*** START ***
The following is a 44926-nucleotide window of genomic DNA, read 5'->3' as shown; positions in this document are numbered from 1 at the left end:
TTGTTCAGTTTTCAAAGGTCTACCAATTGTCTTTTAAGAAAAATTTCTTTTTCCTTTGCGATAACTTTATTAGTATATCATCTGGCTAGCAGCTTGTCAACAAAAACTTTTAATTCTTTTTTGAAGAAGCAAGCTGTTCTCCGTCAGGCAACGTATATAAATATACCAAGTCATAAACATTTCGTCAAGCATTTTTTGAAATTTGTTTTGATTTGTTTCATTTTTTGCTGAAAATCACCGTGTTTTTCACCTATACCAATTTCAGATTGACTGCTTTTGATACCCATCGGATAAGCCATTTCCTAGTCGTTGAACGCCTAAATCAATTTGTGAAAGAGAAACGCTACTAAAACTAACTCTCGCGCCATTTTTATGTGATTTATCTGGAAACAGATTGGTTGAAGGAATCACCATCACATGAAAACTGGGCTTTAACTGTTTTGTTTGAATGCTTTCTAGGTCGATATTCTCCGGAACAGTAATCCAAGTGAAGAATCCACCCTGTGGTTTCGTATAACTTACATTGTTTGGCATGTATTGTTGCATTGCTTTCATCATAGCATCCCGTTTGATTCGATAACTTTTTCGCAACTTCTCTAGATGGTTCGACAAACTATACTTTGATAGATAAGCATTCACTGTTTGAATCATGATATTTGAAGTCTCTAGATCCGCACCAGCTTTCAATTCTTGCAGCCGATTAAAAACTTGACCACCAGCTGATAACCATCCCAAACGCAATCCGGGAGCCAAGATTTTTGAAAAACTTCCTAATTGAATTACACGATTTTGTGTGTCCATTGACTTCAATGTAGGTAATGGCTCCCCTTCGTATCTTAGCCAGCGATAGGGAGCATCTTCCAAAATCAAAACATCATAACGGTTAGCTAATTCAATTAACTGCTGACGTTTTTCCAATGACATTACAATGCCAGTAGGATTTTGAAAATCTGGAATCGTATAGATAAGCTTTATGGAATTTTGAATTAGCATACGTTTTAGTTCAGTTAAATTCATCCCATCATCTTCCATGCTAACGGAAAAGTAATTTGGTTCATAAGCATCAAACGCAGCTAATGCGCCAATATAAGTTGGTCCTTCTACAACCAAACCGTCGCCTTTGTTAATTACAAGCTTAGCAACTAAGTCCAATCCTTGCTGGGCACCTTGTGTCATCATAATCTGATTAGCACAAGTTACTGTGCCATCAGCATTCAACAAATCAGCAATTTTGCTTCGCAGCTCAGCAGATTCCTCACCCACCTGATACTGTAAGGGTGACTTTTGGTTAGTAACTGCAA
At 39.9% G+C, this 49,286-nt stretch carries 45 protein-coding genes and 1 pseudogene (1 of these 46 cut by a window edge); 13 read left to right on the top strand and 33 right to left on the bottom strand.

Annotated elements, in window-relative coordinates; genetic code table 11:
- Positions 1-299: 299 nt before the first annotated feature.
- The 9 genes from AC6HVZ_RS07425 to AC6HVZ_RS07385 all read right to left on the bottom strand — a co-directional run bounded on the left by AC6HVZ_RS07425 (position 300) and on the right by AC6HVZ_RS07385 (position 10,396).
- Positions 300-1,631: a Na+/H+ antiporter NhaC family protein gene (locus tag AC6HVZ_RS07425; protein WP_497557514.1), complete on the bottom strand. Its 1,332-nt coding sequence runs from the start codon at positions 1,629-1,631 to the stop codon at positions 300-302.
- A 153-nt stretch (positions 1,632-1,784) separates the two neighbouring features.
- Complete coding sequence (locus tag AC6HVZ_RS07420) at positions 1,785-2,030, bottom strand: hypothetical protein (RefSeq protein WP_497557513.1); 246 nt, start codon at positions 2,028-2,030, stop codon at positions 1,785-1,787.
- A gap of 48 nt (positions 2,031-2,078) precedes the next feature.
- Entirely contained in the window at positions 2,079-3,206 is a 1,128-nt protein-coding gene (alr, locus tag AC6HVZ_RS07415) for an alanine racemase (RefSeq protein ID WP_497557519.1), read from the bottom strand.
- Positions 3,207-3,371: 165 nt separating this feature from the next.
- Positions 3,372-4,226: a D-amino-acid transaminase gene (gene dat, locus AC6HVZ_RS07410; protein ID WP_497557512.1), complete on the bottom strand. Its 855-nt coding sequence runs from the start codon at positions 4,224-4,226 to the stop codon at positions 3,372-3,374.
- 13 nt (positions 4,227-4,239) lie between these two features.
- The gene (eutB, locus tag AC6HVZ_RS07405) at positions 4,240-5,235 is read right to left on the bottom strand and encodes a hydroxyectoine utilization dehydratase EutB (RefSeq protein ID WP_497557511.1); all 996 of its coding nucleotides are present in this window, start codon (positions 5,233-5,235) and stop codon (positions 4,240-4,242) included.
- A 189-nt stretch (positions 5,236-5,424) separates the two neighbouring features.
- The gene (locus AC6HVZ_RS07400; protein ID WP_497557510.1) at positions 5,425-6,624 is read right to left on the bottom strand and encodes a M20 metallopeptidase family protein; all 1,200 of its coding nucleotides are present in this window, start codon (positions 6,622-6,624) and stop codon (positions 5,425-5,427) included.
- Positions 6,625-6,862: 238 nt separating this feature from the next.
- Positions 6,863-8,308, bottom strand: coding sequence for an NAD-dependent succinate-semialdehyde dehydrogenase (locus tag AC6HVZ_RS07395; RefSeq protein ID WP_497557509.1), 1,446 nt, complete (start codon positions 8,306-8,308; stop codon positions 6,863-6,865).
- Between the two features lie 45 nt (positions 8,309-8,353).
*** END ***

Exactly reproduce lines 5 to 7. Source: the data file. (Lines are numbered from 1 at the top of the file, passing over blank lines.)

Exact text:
- Positions 1-299: 299 nt before the first annotated feature.
- The 9 genes from AC6HVZ_RS07425 to AC6HVZ_RS07385 all read right to left on the bottom strand — a co-directional run bounded on the left by AC6HVZ_RS07425 (position 300) and on the right by AC6HVZ_RS07385 (position 10,396).
- Positions 300-1,631: a Na+/H+ antiporter NhaC family protein gene (locus tag AC6HVZ_RS07425; protein WP_497557514.1), complete on the bottom strand. Its 1,332-nt coding sequence runs from the start codon at positions 1,629-1,631 to the stop codon at positions 300-302.